I spent this summer doing rocket science. Well not exactly, but I did get to work on a Mars Rover, work at the Los Alamos National Laboratory, and interface with NASA, JPL, and CNRS of France.
How I got my internship: Around March of this year, I started to panic as my plans for the summer started to unravel and I thought I wouldn’t have anything to do over the summer. I reached out to my mentor from the previous summer and asked him if he had any ideas of things I could do and he gave me the email of a Roger Wiens in the Intelligence and Space Research group of Los Alamos National Laboratory. It turns out that Roger is the Head of the ChemCam instrument team on Curiosity, the new Mars Science Laboratory that just landed on Mars in August. I emailed him directly. He told me he was very busy, but that they were behind on their spectral database and that I could do some data analysis algorithms. I had no idea what that meant, but I told Roger that I was in.
What I actually did: I got to work on three different assignments while I was there, but they all had to do with the ChemCam instrument on Curiosity. ChemCam is an instrument that allows NASA to do spectroscopy on Mars incredibly quickly and easily. It shoots a high power laser at a target up to 7 meters away and vaporizes it. As the target cools, it gives off electromagnetic radiation that it collects with a telescope and feeds into a spectrometer to tell what it is looking at. The problem is that you need to know what to look for in the light spectrums and since no one has ever done this on Mars, we had to create our own database. The government had sent a $2.5 billion dollar robot into space without actually finishing the work required to use it so I got to work with a programmer and a post Doc to create and fill the database. You can guess who got the menial work. Once that was done, I got to do statistical analysis on the data files that had been produced for the database and see what values probably weren’t useful (shout out to Statistics 431, I actually used something I learned in school!). The coolest part of the internship came later when they gave me a budget of a few thousand dollars, and told me to make educational displays about the ChemCam. I got to freely interface with people from Paris, NASA, and Jet Propulsion Laboratories to get solid model files of Curiosity and its parts. Then I got to talk to the various people involved in designing the ChemCam. I got a tour of the clean room where parts of the rover were assembled, and even got to keep a spare part of the rover, which I currently keep in my dorm room. Then came deliverables. I ordered the production of an animated video of the instrument in action from the laboratories in house animation team which consisted of a number of ex-Pixar employees and I interfaced between them and the various science communities that they needed input from. I also got to apply my Mechanical Engineering and Applied Mechanices (MEAM) 101 skills to use Pro/E and Solidworks to mess around with and prepare the solid models of the instrument for 3D printing. When it came time to actually print the parts, I was transported “behind the fence” to Los Alamos National Laboratory’s rapid prototyping center where I was given access to printers that can print literally any shape imaginable in full color and 3D with 10 micrometer resolution.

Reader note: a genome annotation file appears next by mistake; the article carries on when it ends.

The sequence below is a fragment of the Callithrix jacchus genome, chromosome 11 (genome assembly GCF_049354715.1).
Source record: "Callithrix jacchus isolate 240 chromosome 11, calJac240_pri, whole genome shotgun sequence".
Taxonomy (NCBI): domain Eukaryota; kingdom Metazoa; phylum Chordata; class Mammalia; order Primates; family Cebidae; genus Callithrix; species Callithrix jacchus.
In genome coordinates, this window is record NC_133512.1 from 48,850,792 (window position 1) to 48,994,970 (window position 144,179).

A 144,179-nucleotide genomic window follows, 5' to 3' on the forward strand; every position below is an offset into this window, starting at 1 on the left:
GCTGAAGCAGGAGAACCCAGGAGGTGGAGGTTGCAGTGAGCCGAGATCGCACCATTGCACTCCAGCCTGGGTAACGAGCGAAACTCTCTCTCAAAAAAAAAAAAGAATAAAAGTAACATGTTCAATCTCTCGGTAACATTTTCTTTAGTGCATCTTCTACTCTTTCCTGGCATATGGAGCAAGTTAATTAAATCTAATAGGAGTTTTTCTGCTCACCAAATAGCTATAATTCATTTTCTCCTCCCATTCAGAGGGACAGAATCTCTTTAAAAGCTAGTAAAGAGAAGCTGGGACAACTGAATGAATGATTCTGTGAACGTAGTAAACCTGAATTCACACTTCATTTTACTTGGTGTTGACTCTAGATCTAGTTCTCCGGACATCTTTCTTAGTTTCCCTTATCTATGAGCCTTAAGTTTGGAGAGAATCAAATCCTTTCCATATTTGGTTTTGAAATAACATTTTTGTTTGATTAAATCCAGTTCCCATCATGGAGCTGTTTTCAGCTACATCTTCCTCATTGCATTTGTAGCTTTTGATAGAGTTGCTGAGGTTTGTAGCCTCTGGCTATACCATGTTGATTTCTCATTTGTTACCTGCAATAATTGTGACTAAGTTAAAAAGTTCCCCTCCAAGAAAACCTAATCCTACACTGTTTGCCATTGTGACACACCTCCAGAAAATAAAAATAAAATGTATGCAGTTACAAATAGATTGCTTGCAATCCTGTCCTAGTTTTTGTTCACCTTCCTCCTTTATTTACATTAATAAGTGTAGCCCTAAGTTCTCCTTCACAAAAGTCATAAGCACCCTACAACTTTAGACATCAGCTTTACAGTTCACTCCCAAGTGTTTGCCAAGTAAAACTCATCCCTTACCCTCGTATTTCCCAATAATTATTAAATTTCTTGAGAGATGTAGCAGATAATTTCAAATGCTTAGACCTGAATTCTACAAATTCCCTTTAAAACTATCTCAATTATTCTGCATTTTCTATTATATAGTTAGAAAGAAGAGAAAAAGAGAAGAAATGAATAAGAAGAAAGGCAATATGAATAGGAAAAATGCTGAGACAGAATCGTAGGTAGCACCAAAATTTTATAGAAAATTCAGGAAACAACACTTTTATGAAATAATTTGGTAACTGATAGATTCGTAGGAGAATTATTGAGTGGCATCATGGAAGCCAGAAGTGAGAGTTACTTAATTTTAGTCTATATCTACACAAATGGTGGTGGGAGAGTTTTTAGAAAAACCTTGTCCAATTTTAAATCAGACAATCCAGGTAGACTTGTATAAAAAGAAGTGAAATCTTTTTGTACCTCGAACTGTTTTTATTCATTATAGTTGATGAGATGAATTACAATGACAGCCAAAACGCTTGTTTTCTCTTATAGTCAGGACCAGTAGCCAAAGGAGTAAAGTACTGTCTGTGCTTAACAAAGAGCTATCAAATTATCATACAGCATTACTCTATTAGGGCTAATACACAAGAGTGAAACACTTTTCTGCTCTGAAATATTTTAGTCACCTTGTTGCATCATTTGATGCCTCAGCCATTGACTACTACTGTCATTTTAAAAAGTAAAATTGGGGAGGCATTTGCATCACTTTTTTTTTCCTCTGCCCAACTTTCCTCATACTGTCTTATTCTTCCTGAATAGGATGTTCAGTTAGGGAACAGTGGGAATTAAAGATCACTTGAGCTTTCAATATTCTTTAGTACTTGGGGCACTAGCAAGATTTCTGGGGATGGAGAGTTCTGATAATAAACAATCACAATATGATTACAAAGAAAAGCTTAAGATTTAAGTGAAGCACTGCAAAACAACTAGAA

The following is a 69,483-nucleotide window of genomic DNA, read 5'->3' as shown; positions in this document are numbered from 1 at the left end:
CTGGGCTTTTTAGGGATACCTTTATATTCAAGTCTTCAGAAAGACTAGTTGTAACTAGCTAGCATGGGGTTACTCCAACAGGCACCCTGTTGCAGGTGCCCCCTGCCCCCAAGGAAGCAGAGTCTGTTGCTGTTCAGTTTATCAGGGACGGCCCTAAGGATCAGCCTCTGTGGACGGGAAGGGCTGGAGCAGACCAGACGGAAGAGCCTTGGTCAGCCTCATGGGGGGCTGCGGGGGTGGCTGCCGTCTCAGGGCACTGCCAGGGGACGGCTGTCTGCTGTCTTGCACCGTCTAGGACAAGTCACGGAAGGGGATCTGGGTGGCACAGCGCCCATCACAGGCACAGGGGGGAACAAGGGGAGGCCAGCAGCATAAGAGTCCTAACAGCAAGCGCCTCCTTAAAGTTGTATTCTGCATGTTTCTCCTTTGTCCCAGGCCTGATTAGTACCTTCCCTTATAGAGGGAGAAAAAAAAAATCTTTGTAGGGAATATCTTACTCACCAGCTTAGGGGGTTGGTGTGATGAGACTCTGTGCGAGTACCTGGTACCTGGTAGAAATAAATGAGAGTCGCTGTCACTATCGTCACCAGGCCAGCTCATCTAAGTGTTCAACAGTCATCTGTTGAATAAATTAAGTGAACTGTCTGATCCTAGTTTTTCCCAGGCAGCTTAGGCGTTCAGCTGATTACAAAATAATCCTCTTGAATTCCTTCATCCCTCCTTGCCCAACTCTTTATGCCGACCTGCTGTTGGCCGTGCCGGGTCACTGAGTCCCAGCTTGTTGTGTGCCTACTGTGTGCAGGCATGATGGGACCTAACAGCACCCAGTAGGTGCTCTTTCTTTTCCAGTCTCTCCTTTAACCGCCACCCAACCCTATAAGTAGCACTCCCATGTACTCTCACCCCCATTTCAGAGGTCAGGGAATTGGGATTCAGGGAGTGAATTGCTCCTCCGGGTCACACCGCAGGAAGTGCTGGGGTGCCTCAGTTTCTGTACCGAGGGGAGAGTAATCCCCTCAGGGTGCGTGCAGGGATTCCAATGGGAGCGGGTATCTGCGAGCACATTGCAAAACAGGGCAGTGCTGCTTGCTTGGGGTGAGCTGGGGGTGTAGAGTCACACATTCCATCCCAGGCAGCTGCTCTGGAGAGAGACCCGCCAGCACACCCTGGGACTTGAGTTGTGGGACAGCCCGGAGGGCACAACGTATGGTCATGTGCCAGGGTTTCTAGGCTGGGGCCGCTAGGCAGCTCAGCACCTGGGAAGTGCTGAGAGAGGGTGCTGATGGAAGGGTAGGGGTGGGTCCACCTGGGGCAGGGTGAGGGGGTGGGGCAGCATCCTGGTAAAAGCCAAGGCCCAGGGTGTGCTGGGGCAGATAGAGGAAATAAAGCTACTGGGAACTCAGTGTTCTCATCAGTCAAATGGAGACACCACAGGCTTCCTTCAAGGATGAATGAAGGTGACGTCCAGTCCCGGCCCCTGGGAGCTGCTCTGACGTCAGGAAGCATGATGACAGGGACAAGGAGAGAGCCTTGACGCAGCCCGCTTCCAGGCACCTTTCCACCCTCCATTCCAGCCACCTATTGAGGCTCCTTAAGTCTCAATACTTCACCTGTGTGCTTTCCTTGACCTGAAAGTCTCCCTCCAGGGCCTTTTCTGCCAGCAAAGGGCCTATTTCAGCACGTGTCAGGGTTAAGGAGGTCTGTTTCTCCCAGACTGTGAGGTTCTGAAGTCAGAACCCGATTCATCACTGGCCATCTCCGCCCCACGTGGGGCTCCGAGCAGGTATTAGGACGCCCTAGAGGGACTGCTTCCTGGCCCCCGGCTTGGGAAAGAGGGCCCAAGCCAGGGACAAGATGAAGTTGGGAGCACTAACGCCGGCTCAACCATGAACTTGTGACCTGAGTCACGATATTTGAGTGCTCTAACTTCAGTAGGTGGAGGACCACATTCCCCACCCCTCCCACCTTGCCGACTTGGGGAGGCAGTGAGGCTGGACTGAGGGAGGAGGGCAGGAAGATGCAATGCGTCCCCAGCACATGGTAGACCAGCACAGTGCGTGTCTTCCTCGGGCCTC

The cool perks: Some of the coolest parts of my internship weren’t the work itself, but the things I was exposed to. Since the facility where I did the printing of my parts is used for the rapid prototyping of nuclear core designs, you need a Q clearance (one level above top secret) and approval to be allowed on the premises. So when I went, they put me in a bright red vest that said “UNCLEARED” all over it, turned on a bunch of flashing blue lights everywhere, made an announcement on the PA, and gave me an escort. I felt special to say the least. I also got the opportunity to take a number of tours and attend talks while working there. I got the opportunity to see a neutron particle accelerator, the most powerful generator in North America, the strongest electromagnet in the world, and the first super-computer to break the petaflop speed barrier (one thousand trillion Hz). I also had the opportunity to see talks by experts on the Fukushima Nuclear disaster, nuclear design, the future of superconducting technology, and Political analysts who try to predict global instability for the CIA.
Overall, my experience there was an incredible one. I would definitely recommend looking to Los Alamos for summer internships. There is something there for all forms of engineering and it’s not too hard to get a paid spot, especially for college freshmen and sophomores who don’t have as many options!
Bahram is a current M&T sophomore in the Class of 2015. He is majoring in Mechanical Engineering and Applied Mechanics within Penn Engineering and has yet to declare his concentration in the Wharton School.